I am looking into doing converting training to JAA in 06-07. I know there is a place in FL but i am not sure of the name. Iam looking at doing while an exchange student in Paris. there is a JAR (1.016) that grants credit for experiences (ratings etc). Unfortunately, the wording doesn't address exactly what training counts and how one goes about transferring a license. I will be glad to help if I can.
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Hi! Im planning to go to the US to get FAA lisences. After the training ( if I dont find an American wife
) Im planning to convert my lisences to JAR. What is the cheapest place to do it in Europe?
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My suggestion would be to go to a school in Florida that does both JAA and FAA training, and do both sets of training concurrently. *Most* but NOT all JAA training can be done in the US. Certainly all the PPL training can be done. I believe the initial instrument rating test has to be done in JAA airspace.
Your best bet would be to talk to a flight training provider that does both and ask them your questions. If you're in the UK I would talk to Cabair, and mention to them that you want to train in the US. They own a substantial stake in Orlando Flight Training which does both JAA and FAA training, and you'll be able to come back to the UK and finish whatever you couldn't do in the US with Cabair.
There are other places that do the same thing, but I'm not familiar with the details.
I do not know the specifics of each country, but I think what you'll find is that some countries will issue you an endorsement, allowing you to fly aircraft registered in their country for a particular company on the basis of your FAA certificate. Larger countries with a more established aviation system will require conversion to their license.
Umm, that's gonna be a lot of pain for you to convert from FAA to JAA unless you have about 3000 jet hours, multicrew and least 500 jet PIC on your license. JAA makes it really hard, means you sit all 14 exams.
Better you do your flight training at a JAA place in the US (best bet would be somebody with in house examiner).
A license transfer from JAA to EASA is coming up during the next 2 years.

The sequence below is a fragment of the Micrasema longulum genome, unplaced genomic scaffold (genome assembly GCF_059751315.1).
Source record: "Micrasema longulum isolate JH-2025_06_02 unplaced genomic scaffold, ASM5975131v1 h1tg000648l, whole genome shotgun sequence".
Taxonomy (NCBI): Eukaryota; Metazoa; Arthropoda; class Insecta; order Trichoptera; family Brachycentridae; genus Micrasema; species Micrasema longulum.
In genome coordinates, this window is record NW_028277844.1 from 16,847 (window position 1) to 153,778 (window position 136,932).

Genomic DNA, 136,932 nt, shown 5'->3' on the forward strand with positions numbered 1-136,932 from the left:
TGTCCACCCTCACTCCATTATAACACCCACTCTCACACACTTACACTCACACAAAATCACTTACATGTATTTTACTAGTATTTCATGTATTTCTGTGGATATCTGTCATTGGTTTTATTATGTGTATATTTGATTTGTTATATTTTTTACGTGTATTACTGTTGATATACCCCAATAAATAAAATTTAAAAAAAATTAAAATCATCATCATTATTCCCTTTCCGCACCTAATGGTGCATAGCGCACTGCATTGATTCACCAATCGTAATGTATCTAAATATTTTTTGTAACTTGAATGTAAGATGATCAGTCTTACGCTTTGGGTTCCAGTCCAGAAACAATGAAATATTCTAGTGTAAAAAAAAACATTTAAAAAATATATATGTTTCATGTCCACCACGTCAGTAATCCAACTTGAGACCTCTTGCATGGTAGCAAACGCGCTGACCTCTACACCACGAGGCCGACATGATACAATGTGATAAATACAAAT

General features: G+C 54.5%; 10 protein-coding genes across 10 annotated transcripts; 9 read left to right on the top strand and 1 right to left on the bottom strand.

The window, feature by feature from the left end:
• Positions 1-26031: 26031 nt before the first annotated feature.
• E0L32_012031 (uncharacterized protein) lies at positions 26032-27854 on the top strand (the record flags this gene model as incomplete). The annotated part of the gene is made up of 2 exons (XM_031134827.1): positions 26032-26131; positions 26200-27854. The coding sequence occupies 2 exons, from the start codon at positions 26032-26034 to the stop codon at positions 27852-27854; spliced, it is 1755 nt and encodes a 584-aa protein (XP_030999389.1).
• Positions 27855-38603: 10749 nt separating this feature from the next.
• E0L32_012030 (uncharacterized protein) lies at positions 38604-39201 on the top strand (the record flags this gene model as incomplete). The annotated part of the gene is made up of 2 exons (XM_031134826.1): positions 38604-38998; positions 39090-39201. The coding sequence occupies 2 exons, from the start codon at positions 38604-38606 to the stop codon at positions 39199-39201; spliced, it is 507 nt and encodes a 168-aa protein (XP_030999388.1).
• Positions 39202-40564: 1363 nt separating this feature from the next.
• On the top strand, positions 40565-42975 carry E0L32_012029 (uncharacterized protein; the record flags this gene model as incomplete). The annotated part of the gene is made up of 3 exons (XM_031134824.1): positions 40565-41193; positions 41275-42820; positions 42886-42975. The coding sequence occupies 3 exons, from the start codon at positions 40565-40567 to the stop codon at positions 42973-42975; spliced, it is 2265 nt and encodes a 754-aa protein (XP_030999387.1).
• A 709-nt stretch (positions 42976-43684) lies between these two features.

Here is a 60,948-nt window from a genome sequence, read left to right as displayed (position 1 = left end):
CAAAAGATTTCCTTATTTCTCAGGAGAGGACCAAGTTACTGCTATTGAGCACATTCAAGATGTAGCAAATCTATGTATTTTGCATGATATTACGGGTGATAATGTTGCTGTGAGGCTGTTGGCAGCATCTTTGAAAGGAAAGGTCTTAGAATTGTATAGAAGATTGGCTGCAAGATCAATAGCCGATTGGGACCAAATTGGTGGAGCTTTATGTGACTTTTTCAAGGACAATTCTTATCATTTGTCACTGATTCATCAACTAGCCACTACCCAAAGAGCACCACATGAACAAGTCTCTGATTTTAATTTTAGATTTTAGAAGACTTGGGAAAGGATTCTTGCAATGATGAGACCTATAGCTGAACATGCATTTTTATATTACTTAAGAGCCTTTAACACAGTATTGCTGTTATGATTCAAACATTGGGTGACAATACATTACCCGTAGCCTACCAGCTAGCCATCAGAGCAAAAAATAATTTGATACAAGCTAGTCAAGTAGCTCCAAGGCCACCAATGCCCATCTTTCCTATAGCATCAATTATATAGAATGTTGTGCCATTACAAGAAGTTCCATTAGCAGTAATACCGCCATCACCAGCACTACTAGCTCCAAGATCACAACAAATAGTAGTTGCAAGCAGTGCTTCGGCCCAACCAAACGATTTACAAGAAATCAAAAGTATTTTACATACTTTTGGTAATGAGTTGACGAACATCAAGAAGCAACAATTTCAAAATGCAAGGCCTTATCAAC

If you wanna get cost effective, you might want to look at a JAA training place in Slovenija. They provide good training at reasonable prices and the weather is very nice from spring to fall at the adria coast.
The JAA exams are probably the most difficult academic challenge you will encounter in life. It's a 6-8 month course of 720hrs of groundschool, and there is a ton of math, including a lot of trigonometry. Don't worry too much about having to memorize the formulas. You can also do it by distance learning which I would not recommend unless you are highly motivated and can't attend a residential course. There are fourteen exams to pass. Please don't underestimate the JAA frozen ATPL theory course. Many people never pass all of the exams. Practical experience will help, ie the more flying hours the better.
But so much of the course is totally unrelated to "real life flying". Sample questions can also be found the JAA's website. The FAA is far more practical, but the JAA seems to try and weed out more potential pilots with this theory course. You have to learn a lot of stuff that navigators (1960's era) and flight engineers have to know. The current JAA course came into effect in 1999, so make sure that you talk to people who took the exams past this date, because they became much more difficult that year. If you would like more info then checkout www.pprune.org
The only school that I know of in the USA that offers this theory course is Naples Air Center, in Naples, Florida. Your best bet is to get waived into a JAR ATPL, but you need really high time on big jets. I think you can find that info on either pprune or the naples air center site. Converting the flying portion won't be near as difficult as the exam part. If you need anymore info you can private message me, good luck!!!
I did my JAA ATPL with Naples.. they were excellent. But there is nothing to stop you from doing any of the other UK courses.. like bristol.gs or oxfordaviation.net or several in Bournemouth or Cranfield.. do a search for them..
If you don't have a background in aeronautics, then I should say I have found Bristol and CATS (Cranfield) to be the bee's knees (thousands of pretty pictures).
I agree with the above. I was (am) an MEI/CFII/CFI etc and have found the transition.. hard work. I'd do the euro route first if you can. Flying wise too.. I'd get used to things back home first.. the UK is a pit of IMC most of the time.. awlful stuff. Alright once you get used to the r/t